Feminist & Queer in Primetime

What can Keeping Up With the Kardashians tell us about the concept of gender? How does HBO’s Looking embrace the legacy of the AIDS crisis or the widely popular Modern Family speak to the issue of gay marriage? Such questions animate this course. In this class, we will read formative works in feminist and queer theory as we explore how television, as a highly visible and influential medium, converses with, clarifies or complicates the important concepts found therein. In seeking to define and draw connections between the thereotical texts and television shows, we will also read shorter, contemporary essays that deal directly with the intersections between theory and popular culture. Authors and shows include: Judith Butler, Eve Sedgwick, Audre Lorde, and Lee Edelman as well as The Bachelor, Girls, and Transparent.

Check out the blog my students produced as one of their assignments in the link below!


Introduction to Poetry   
(For Non-Majors)

The postmodern poet Frank O’Hara suggests in his mock manifesto “Personism” that “The poem is at last between two persons instead of two pages.” Taking the point seriously, O’Hara asks us to re-evaluate our understanding of what poetry may be. Rather than view the poem as a static entity on a page or in a book, the poem, in O’Hara’s estimation, takes on new life as conversation between persons. Following O’Hara’s charge, this course asks students view poetry as a dynamic literary mode, one that not only demands its readers' attention but also invites them into the space of the work.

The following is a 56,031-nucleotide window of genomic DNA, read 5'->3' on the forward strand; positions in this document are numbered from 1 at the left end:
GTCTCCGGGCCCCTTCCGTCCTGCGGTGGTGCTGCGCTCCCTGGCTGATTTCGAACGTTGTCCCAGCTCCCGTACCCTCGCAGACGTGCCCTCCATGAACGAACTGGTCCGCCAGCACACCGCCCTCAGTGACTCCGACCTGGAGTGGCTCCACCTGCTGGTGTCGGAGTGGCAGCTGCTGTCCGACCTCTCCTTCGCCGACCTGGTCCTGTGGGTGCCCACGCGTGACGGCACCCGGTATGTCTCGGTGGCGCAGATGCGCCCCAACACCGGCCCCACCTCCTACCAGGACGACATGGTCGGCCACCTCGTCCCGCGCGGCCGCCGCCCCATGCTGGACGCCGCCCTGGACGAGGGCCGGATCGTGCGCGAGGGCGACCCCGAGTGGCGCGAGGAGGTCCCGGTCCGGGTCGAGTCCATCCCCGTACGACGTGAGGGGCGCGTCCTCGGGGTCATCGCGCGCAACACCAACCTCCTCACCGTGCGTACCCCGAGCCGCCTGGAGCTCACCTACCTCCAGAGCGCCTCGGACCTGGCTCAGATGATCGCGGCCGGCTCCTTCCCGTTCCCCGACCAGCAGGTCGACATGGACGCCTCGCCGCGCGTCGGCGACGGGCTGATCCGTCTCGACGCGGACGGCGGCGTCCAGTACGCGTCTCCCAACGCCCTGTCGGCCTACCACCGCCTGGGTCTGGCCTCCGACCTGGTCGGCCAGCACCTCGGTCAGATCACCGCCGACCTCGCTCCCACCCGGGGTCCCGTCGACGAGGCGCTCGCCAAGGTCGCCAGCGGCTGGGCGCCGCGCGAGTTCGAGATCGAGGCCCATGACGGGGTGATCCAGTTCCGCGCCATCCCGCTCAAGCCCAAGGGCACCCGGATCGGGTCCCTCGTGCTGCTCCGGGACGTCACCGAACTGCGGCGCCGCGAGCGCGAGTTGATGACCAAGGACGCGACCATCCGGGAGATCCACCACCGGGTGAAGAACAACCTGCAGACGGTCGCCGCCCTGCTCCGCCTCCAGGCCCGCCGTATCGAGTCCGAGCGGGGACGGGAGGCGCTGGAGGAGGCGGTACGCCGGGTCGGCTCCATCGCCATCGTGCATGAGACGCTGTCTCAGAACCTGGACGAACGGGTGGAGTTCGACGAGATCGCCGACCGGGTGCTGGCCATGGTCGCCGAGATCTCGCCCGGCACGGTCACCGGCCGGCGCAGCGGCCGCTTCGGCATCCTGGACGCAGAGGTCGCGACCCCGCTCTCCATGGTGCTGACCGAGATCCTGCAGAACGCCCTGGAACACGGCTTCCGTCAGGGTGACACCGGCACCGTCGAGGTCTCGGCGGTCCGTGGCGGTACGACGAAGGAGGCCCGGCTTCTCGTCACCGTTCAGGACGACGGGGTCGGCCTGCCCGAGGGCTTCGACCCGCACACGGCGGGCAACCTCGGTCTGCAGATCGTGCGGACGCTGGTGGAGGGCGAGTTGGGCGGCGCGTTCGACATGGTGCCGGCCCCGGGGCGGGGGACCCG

Critical close reading and class discussion of assigned poems drive this class. Broadly, the course aims to enhance your ability not only to analyze and write about poetry, but also to appreciate the aspects of the form that make it unique. We will therefore focus on how and why poets use literary devices such as allusion and metaphor to convey their messages. We will read works from disparate eras and theoretical schools, tracing the movement of poetry alongside its evolving aesthetic and cultural contextsfrom the early modern period to the contemporary era.

Frank O'Hara, "In Memory of My Feelings" (Section 5) (Photography of manuscript from Tiber Press Archives, Harvard University)

Frank O'Hara, "In Memory of My Feelings" (Section 5)
(Photography of manuscript from Tiber Press Archives, Harvard University)